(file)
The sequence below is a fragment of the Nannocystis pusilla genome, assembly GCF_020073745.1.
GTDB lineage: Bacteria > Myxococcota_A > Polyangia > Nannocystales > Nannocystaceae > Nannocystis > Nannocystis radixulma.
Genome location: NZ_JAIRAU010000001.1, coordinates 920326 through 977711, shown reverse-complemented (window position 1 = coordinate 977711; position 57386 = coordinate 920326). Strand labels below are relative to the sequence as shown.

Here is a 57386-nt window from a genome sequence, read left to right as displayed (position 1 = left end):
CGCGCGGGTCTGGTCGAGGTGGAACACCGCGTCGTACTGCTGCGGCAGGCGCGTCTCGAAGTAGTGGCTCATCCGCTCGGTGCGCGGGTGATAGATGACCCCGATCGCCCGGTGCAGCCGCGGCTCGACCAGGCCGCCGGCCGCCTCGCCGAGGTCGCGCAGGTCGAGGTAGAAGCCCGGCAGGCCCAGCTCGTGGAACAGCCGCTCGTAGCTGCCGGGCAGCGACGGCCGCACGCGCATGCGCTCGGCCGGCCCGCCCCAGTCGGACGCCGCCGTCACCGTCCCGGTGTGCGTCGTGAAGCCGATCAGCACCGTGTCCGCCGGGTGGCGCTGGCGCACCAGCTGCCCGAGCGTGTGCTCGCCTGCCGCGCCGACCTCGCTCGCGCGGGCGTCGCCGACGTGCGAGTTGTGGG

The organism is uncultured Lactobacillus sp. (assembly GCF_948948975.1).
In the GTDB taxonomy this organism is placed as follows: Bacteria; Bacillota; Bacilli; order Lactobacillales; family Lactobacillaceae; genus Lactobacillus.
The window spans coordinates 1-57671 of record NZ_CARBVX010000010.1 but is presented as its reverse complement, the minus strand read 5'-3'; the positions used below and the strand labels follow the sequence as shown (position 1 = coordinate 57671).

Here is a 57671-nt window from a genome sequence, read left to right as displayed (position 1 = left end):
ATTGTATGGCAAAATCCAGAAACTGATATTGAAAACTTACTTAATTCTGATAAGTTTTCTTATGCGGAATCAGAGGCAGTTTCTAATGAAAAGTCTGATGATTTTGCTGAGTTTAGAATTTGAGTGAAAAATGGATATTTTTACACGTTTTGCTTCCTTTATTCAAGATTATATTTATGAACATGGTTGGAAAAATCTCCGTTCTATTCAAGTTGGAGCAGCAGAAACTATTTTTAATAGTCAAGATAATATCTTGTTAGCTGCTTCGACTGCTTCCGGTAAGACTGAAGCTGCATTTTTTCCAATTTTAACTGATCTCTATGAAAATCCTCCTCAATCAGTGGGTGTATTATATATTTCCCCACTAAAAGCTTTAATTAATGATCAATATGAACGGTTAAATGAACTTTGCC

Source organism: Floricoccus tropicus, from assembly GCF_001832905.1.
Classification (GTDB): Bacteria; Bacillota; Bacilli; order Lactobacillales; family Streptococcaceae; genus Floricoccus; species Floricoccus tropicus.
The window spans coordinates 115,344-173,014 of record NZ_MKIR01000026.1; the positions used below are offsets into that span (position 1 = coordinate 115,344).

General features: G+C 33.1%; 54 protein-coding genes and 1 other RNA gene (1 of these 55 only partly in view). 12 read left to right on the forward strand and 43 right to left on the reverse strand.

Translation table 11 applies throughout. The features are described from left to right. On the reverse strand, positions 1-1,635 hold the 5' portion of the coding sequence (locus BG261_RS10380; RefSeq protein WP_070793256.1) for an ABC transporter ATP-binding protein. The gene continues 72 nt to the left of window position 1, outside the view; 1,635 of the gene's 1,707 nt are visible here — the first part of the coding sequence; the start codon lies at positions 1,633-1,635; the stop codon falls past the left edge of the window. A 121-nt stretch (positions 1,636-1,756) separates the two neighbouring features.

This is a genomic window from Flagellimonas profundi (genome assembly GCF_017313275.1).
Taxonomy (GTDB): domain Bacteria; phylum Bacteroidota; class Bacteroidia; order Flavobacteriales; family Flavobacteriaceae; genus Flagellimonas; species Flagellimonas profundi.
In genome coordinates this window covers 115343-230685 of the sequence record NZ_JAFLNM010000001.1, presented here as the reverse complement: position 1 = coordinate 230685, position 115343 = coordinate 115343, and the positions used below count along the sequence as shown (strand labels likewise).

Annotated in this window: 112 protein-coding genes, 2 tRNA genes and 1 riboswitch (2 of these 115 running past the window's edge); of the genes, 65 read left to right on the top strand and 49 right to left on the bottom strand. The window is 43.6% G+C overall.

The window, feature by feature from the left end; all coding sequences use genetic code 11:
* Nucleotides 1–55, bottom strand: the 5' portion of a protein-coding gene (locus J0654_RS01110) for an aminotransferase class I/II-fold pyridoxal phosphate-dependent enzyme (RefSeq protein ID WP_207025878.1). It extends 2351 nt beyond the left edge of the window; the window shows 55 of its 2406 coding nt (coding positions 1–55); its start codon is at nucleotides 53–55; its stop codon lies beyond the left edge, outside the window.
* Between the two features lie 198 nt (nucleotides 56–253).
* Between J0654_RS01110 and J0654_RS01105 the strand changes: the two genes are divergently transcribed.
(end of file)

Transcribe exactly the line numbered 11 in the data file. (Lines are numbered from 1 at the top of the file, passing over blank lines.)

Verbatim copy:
Source organism: Floricoccus tropicus, from assembly GCF_001832905.1.